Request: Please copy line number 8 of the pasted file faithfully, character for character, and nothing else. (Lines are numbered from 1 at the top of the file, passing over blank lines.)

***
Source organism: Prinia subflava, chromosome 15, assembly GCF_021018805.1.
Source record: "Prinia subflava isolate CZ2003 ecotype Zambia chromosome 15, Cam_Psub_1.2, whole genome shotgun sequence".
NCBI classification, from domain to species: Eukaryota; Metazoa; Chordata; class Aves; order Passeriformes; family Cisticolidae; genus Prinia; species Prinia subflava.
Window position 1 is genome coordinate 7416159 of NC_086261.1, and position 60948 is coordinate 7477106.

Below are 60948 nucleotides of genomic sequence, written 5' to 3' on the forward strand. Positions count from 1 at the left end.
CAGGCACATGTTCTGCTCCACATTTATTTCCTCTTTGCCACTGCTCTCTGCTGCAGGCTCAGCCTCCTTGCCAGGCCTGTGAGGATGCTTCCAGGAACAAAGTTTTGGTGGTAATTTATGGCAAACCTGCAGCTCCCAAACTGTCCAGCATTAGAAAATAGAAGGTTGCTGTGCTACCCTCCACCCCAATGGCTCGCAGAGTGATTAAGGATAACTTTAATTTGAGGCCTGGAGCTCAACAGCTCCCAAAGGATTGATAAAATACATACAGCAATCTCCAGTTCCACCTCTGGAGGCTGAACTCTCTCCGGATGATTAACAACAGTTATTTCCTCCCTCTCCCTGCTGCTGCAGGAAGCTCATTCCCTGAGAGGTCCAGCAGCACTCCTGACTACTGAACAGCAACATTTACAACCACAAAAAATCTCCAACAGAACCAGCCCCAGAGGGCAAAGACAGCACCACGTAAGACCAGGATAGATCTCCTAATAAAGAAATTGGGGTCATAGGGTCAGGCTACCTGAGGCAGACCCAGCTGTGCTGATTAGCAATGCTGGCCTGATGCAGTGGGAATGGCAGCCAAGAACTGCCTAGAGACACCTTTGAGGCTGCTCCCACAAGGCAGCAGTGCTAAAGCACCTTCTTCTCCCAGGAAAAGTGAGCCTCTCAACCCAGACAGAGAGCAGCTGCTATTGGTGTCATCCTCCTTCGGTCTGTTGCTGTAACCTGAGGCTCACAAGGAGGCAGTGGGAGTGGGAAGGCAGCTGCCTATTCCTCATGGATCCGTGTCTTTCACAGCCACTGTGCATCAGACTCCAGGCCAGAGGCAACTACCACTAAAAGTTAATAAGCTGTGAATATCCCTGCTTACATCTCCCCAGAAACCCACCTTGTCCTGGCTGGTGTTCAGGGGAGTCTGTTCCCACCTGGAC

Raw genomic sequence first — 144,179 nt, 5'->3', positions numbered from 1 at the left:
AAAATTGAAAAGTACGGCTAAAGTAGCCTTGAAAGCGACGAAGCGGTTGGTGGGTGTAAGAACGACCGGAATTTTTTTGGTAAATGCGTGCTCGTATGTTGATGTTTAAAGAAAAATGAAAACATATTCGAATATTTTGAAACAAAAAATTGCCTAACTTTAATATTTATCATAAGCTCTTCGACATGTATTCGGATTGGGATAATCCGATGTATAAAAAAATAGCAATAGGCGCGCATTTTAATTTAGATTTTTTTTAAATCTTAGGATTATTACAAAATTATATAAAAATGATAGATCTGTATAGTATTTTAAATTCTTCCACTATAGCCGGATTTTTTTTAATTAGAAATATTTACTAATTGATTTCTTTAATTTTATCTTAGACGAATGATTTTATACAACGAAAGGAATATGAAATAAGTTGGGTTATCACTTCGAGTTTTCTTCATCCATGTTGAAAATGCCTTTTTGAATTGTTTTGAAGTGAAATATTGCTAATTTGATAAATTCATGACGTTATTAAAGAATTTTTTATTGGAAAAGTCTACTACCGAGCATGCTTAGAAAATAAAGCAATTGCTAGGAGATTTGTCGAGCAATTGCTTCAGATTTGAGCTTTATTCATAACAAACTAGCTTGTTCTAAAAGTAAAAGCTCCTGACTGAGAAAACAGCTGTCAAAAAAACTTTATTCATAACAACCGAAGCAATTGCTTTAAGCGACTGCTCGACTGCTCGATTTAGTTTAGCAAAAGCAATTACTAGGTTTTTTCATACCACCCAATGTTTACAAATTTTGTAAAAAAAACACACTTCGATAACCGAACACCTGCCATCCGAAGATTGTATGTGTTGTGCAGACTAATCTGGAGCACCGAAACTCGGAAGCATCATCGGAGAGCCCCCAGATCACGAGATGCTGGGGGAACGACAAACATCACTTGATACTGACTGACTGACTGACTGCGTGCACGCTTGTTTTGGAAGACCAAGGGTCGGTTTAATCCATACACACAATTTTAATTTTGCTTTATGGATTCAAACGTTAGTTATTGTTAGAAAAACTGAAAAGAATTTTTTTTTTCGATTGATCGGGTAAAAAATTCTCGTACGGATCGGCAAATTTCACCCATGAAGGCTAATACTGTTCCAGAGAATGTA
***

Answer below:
AAAATTGAAAAGTACGGCTAAAGTAGCCTTGAAAGCGACGAAGCGGTTGGTGGGTGTAAGAACGACCGGAATTTTTTTGGTAAATGCGTGCTCGTATGTTGATGTTTAAAGAAAAATGAAAACATATTCGAATATTTTGAAACAAAAAATTGCCTAACTTTAATATTTATCATAAGCTCTTCGACATGTATTCGGATTGGGATAATCCGATGTATAAAAAAATAGCAATAGGCGCGCATTTTAATTTAGATTTTTTTTAAATCTTAGGATTATTACAAAATTATATAAAAATGATAGATCTGTATAGTATTTTAAATTCTTCCACTATAGCCGGATTTTTTTTAATTAGAAATATTTACTAATTGATTTCTTTAATTTTATCTTAGACGAATGATTTTATACAACGAAAGGAATATGAAATAAGTTGGGTTATCACTTCGAGTTTTCTTCATCCATGTTGAAAATGCCTTTTTGAATTGTTTTGAAGTGAAATATTGCTAATTTGATAAATTCATGACGTTATTAAAGAATTTTTTATTGGAAAAGTCTACTACCGAGCATGCTTAGAAAATAAAGCAATTGCTAGGAGATTTGTCGAGCAATTGCTTCAGATTTGAGCTTTATTCATAACAAACTAGCTTGTTCTAAAAGTAAAAGCTCCTGACTGAGAAAACAGCTGTCAAAAAAACTTTATTCATAACAACCGAAGCAATTGCTTTAAGCGACTGCTCGACTGCTCGATTTAGTTTAGCAAAAGCAATTACTAGGTTTTTTCATACCACCCAATGTTTACAAATTTTGTAAAAAAAACACACTTCGATAACCGAACACCTGCCATCCGAAGATTGTATGTGTTGTGCAGACTAATCTGGAGCACCGAAACTCGGAAGCATCATCGGAGAGCCCCCAGATCACGAGATGCTGGGGGAACGACAAACATCACTTGATACTGACTGACTGACTGACTGCGTGCACGCTTGTTTTGGAAGACCAAGGGTCGGTTTAATCCATACACACAATTTTAATTTTGCTTTATGGATTCAAACGTTAGTTATTGTTAGAAAAACTGAAAAGAATTTTTTTTTTCGATTGATCGGGTAAAAAATTCTCGTACGGATCGGCAAATTTCACCCATGAAGGCTAATACTGTTCCAGAGAATGTA